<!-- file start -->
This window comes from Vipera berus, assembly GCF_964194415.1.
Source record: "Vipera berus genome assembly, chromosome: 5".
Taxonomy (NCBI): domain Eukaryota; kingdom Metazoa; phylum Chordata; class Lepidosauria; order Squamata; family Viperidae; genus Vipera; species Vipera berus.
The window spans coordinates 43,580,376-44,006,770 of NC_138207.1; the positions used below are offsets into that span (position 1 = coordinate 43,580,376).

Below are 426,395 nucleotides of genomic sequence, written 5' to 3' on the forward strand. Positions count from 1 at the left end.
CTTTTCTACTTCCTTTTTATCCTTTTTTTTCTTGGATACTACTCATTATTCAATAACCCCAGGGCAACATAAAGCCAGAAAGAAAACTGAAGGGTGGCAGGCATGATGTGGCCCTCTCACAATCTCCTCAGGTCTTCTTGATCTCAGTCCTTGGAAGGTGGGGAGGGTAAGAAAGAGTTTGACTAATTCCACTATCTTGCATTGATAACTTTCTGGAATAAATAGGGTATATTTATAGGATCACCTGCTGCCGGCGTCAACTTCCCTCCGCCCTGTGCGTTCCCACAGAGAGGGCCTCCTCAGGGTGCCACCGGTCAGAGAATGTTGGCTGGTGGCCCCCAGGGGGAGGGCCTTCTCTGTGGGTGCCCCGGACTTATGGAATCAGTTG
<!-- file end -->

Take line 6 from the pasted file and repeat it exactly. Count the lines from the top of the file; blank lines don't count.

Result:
CTTTTCTACTTCCTTTTTATCCTTTTTTTTCTTGGATACTACTCATTATTCAATAACCCCAGGGCAACATAAAGCCAGAAAGAAAACTGAAGGGTGGCAGGCATGATGTGGCCCTCTCACAATCTCCTCAGGTCTTCTTGATCTCAGTCCTTGGAAGGTGGGGAGGGTAAGAAAGAGTTTGACTAATTCCACTATCTTGCATTGATAACTTTCTGGAATAAATAGGGTATATTTATAGGATCACCTGCTGCCGGCGTCAACTTCCCTCCGCCCTGTGCGTTCCCACAGAGAGGGCCTCCTCAGGGTGCCACCGGTCAGAGAATGTTGGCTGGTGGCCCCCAGGGGGAGGGCCTTCTCTGTGGGTGCCCCGGACTTATGGAATCAGTTG